Assaults against real estate agents, such as those in St. Petersburg, Fla., have served as a reminder of the importance of agent safety.

In one Florida incident, a person posing as a client tied up a female agent and called her husband for ransom. In a second incident, the same suspect robbed another female agent who was showing a home. Now that these incidents have been in mainstream news, realty organizations are taking steps to help keep agents safe. For example, the National Association of REALTORS® offers a course and dedicates an entire section of its website to agent safety.

Peter Toner

Keeping agents safe

In addition, companies offer apps designed to promote safety for real estate agents and others. Peter Toner, a third-generation real estate agent in San Diego, is also founder/developer of VerifyPhotoID.com, an app that verifies, with just a prospect’s phone number, the identity of prospects in three simple steps before they meet with an agent. First, the agent sends the prospect a link by text. The prospect then uses his mobile device to capture images of a photo ID to send to the agent. The agent then reviews the prospect’s information to determine whether to meet.

Another example of a safety app is Bmonitored! With this app, an agent enters a meeting start time and safety alert times. Bmonitored! then asks for confirmation that an agent is safe at the selected interval. Once the agent responds with a one-digit personal PIN, the system clock resets until the next safety alert interval. If the agent does not respond, it notifies emergency contacts and the authorities with the agent’s last GPS coordinates.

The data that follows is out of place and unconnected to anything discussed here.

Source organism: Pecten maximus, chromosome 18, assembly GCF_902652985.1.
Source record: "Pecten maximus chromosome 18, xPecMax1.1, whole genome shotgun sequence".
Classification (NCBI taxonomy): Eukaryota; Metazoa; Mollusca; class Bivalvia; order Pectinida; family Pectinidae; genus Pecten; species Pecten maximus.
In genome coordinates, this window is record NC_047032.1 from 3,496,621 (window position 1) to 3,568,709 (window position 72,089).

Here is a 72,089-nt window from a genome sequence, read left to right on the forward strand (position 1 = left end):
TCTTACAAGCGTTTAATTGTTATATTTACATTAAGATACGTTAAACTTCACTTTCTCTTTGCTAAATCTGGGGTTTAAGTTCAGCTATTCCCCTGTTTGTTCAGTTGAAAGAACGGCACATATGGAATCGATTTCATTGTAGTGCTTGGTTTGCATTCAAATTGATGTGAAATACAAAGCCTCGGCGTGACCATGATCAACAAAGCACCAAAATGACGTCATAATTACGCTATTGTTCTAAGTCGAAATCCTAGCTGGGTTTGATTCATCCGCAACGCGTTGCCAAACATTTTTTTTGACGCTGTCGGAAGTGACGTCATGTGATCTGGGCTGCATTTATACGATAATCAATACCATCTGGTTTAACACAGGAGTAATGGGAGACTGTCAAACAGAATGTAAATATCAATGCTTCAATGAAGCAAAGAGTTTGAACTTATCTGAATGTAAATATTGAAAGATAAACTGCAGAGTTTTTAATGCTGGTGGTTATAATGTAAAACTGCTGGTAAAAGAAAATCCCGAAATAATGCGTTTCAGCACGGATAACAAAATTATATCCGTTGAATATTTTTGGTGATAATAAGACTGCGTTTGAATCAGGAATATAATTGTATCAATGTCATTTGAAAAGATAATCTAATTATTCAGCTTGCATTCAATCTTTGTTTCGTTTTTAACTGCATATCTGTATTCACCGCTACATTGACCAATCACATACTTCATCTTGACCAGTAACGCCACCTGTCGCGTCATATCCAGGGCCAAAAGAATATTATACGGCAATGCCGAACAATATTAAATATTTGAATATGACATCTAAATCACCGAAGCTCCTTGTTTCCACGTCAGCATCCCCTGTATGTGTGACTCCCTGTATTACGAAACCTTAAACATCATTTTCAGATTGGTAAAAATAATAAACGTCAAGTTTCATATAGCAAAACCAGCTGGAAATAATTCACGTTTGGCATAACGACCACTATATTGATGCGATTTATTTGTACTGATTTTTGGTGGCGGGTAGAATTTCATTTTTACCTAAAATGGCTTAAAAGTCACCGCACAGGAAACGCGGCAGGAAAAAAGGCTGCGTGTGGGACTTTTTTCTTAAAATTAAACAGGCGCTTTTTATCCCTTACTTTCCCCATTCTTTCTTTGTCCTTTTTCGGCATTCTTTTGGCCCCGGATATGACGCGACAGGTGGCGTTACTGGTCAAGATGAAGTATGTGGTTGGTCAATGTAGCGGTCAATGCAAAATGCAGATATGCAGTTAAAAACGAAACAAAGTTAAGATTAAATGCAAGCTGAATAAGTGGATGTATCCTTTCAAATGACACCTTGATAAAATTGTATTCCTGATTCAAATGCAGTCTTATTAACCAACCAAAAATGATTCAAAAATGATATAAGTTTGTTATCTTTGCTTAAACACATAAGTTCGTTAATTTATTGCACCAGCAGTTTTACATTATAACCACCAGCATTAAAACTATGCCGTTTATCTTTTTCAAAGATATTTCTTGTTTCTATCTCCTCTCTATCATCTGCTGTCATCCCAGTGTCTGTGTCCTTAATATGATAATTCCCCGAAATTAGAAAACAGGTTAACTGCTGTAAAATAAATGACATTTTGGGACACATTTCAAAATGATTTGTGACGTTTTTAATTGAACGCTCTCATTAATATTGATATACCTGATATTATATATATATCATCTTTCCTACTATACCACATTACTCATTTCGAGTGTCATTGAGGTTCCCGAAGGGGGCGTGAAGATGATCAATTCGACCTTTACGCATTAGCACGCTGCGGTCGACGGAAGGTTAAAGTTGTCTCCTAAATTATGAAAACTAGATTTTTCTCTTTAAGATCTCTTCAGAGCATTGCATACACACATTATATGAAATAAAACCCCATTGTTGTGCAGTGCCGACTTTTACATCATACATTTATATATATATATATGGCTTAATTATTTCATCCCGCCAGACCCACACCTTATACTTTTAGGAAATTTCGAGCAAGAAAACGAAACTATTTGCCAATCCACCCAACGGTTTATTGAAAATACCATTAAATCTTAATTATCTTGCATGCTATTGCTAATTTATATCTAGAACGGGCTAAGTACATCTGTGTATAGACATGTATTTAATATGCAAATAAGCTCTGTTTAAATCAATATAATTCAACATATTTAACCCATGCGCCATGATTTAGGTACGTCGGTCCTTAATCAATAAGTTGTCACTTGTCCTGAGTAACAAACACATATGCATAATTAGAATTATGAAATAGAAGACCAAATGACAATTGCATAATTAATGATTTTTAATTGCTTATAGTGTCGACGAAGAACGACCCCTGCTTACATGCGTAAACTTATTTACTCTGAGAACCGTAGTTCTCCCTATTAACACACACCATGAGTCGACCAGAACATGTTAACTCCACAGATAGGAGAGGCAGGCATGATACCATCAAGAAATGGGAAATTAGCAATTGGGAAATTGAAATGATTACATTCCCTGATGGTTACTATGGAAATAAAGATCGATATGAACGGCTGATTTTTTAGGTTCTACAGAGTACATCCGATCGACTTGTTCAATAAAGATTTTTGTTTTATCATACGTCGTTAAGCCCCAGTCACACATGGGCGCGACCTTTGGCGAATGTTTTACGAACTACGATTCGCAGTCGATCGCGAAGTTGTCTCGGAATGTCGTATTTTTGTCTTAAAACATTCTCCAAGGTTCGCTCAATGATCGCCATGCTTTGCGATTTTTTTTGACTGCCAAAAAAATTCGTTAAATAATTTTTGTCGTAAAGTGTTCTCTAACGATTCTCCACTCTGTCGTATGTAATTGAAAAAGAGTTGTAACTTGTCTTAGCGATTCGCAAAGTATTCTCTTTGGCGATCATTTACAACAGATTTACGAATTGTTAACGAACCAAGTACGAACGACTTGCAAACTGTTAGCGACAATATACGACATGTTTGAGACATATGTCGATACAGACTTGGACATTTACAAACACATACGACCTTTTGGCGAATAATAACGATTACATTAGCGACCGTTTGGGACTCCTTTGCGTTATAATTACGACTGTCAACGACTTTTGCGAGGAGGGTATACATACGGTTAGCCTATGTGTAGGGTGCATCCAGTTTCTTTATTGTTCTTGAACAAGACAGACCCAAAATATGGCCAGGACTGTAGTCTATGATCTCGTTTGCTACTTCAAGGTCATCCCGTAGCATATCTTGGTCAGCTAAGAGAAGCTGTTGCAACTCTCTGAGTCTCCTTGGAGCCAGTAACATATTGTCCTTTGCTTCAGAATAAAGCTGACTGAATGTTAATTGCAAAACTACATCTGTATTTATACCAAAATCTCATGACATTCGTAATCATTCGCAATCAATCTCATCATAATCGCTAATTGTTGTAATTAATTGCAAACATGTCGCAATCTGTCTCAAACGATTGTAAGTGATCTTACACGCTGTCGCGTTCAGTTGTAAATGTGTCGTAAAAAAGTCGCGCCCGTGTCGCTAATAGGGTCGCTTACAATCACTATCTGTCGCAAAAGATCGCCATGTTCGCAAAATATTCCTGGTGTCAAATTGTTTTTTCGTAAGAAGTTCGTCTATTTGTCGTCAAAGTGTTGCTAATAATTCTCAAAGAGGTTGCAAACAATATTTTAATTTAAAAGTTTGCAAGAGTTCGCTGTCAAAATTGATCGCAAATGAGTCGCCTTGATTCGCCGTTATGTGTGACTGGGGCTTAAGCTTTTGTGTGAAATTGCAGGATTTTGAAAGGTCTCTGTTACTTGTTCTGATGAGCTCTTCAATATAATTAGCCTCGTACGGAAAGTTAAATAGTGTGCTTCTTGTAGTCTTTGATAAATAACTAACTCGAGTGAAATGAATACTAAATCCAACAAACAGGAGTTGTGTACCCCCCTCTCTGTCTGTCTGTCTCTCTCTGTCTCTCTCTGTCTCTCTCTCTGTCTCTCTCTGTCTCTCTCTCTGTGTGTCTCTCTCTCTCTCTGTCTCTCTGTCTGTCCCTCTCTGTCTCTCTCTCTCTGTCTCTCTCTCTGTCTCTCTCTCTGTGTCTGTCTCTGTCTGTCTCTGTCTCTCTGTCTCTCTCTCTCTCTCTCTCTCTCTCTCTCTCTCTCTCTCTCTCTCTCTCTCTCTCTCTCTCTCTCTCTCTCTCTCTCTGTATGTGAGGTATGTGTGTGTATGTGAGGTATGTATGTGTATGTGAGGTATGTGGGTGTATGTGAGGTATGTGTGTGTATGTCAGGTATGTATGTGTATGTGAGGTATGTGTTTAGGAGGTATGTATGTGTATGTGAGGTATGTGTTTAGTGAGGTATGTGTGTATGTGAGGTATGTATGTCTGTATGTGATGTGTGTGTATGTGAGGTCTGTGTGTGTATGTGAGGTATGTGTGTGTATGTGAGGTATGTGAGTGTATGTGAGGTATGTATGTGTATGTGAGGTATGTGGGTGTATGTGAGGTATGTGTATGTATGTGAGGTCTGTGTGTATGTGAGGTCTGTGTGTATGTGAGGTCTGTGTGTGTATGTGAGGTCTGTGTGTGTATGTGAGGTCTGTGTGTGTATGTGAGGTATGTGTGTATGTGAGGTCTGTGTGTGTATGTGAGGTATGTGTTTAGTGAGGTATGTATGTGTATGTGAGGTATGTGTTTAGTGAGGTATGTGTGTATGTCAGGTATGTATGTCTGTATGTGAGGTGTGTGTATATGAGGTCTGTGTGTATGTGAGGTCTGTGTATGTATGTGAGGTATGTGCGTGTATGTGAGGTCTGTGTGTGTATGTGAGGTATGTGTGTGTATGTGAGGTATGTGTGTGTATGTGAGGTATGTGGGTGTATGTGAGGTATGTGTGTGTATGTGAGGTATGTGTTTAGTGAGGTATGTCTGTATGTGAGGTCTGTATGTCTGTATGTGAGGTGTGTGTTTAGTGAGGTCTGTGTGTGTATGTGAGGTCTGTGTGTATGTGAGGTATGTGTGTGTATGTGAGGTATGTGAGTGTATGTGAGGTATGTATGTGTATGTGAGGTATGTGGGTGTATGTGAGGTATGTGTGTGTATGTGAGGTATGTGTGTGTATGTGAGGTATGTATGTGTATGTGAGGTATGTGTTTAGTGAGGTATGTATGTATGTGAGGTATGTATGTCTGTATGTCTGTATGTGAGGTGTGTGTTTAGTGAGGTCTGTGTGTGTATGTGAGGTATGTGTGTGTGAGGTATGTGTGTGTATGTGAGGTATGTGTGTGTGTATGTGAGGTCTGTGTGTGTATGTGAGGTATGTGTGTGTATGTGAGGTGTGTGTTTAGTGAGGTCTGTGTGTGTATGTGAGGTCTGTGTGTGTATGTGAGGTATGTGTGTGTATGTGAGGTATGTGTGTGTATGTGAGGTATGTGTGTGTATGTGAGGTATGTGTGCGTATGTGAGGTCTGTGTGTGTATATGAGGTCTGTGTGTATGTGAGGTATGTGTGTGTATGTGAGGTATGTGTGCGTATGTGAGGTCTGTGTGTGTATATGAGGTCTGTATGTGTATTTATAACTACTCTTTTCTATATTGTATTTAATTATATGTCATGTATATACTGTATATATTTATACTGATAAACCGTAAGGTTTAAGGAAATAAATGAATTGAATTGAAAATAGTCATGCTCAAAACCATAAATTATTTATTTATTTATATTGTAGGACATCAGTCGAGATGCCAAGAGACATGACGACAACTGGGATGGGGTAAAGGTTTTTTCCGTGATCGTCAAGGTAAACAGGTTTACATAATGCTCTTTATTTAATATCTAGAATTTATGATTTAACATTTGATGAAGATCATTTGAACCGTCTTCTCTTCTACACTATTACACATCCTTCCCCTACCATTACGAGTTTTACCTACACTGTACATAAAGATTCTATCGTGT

Harry Waltz

Trust your gut

Bmonitored! President Harry Waltz said the app was specifically created in response to today’s increase in Internet interactions and the need to meet strangers for various reasons. But Waltz agrees it doesn’t take the place of overall awareness.

“I think the most important thing is to heighten your situational awareness and use the app as a backup in case a problem occurs,” he said. “It is an additional layer of protection.”

Toner agreed. “Smarter agents are changing their behavior,” he said. “Agents need to regain the lost art of listening to their intuition. By learning to pay attention when the hair on the back of your neck stands up, it will help to keep you safe.”

Other tips agents can use include always being aware of surroundings, leaving a photo of the property they are showing in a place where colleagues or family can find it and even taking someone with them to a showing. For more tips, see Your Safety Comes First: 22 Tips for Real Estate Agents.

“It’s a lot of common sense and basic stuff.  Things like parking in the street and not the driveway to avoid getting parked in, and making sure the phone is fully charged when out in the field,” Toner said. “[Also] meet somewhere other than the property first and confirm ID. Intuition is your best guide.”